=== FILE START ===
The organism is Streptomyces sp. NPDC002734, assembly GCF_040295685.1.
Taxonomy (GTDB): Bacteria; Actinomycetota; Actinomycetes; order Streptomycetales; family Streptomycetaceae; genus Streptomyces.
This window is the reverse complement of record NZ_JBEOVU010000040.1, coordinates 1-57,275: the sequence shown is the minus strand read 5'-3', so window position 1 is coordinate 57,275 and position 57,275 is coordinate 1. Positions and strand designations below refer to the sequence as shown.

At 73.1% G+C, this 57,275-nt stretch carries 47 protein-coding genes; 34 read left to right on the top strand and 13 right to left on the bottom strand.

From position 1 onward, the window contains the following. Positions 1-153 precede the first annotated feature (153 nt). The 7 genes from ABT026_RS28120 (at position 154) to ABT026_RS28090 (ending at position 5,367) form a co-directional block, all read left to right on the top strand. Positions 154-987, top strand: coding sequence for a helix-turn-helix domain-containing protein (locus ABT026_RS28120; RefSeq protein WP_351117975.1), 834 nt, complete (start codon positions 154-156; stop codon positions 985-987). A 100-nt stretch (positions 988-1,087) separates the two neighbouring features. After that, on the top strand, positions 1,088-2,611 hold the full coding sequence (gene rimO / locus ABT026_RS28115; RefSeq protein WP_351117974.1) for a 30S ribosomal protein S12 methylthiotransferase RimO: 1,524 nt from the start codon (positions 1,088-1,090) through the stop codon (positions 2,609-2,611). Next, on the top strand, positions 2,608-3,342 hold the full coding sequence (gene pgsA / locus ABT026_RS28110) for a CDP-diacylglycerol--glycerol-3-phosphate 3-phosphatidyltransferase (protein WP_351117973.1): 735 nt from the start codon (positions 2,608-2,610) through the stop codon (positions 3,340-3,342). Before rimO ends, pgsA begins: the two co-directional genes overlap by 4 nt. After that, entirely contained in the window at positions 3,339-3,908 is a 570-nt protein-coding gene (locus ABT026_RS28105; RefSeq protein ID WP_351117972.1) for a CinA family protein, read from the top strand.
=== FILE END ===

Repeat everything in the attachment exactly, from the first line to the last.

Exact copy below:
The organism is Streptomyces sp. NPDC002734, assembly GCF_040295685.1.
Taxonomy (GTDB): Bacteria; Actinomycetota; Actinomycetes; order Streptomycetales; family Streptomycetaceae; genus Streptomyces.
This window is the reverse complement of record NZ_JBEOVU010000040.1, coordinates 1-57,275: the sequence shown is the minus strand read 5'-3', so window position 1 is coordinate 57,275 and position 57,275 is coordinate 1. Positions and strand designations below refer to the sequence as shown.

At 73.1% G+C, this 57,275-nt stretch carries 47 protein-coding genes; 34 read left to right on the top strand and 13 right to left on the bottom strand.

From position 1 onward, the window contains the following. Positions 1-153 precede the first annotated feature (153 nt). The 7 genes from ABT026_RS28120 (at position 154) to ABT026_RS28090 (ending at position 5,367) form a co-directional block, all read left to right on the top strand. Positions 154-987, top strand: coding sequence for a helix-turn-helix domain-containing protein (locus ABT026_RS28120; RefSeq protein WP_351117975.1), 834 nt, complete (start codon positions 154-156; stop codon positions 985-987). A 100-nt stretch (positions 988-1,087) separates the two neighbouring features. After that, on the top strand, positions 1,088-2,611 hold the full coding sequence (gene rimO / locus ABT026_RS28115; RefSeq protein WP_351117974.1) for a 30S ribosomal protein S12 methylthiotransferase RimO: 1,524 nt from the start codon (positions 1,088-1,090) through the stop codon (positions 2,609-2,611). Next, on the top strand, positions 2,608-3,342 hold the full coding sequence (gene pgsA / locus ABT026_RS28110) for a CDP-diacylglycerol--glycerol-3-phosphate 3-phosphatidyltransferase (protein WP_351117973.1): 735 nt from the start codon (positions 2,608-2,610) through the stop codon (positions 3,340-3,342). Before rimO ends, pgsA begins: the two co-directional genes overlap by 4 nt. After that, entirely contained in the window at positions 3,339-3,908 is a 570-nt protein-coding gene (locus ABT026_RS28105; RefSeq protein ID WP_351117972.1) for a CinA family protein, read from the top strand.